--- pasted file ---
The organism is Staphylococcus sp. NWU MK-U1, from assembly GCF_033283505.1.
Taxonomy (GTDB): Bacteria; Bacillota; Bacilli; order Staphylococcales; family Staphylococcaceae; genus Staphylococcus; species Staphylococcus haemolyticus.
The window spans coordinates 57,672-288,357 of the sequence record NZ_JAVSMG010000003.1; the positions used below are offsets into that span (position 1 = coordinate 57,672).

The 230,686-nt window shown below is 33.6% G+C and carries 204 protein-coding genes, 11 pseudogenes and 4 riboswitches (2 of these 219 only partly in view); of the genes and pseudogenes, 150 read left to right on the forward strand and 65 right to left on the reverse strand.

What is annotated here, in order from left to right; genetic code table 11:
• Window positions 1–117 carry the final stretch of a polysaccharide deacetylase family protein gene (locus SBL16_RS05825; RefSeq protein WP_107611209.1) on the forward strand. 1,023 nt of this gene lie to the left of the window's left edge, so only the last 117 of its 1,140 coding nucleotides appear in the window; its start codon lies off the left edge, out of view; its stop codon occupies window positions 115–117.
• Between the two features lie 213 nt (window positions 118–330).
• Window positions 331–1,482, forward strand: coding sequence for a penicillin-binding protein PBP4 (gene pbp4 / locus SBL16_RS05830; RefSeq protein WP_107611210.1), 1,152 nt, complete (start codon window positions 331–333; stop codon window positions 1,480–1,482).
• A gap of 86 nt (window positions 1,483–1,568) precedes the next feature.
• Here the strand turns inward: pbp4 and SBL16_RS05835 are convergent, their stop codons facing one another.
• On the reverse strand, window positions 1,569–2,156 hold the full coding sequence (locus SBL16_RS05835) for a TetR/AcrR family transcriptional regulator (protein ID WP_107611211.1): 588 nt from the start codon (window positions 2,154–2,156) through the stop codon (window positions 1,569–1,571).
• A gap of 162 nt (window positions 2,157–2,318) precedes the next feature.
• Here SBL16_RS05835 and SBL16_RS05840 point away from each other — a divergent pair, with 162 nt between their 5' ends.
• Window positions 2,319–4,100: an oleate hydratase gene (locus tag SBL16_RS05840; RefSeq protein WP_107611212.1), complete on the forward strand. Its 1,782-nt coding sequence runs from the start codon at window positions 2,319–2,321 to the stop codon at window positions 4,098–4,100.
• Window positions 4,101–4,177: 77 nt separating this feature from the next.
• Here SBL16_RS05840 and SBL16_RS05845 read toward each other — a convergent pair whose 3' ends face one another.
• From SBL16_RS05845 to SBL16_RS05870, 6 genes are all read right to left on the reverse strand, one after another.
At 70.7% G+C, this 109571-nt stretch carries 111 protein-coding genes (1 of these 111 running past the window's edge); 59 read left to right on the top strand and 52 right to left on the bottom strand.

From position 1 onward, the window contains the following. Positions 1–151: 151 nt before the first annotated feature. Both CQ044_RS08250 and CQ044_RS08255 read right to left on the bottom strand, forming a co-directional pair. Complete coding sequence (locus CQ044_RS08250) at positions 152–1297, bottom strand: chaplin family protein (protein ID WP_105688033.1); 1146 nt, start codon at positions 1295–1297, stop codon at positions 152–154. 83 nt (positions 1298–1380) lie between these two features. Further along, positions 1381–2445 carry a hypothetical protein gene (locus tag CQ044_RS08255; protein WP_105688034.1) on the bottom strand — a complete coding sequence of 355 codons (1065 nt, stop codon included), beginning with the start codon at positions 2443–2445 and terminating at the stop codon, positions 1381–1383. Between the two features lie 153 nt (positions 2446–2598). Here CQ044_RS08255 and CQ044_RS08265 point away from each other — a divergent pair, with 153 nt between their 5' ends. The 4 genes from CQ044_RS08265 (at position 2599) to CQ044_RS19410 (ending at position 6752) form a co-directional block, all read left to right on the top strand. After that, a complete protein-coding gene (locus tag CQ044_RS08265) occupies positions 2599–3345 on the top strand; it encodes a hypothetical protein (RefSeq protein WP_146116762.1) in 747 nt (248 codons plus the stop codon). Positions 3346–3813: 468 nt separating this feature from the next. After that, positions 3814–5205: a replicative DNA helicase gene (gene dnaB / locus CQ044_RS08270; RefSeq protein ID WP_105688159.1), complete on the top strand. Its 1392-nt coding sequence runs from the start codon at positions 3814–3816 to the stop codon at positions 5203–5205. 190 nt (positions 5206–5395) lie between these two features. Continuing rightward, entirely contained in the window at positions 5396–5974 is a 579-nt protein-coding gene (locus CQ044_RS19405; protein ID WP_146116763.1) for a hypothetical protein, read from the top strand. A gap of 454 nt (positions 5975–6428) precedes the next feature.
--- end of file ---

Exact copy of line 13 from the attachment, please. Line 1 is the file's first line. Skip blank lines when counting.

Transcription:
• Here SBL16_RS05835 and SBL16_RS05840 point away from each other — a divergent pair, with 162 nt between their 5' ends.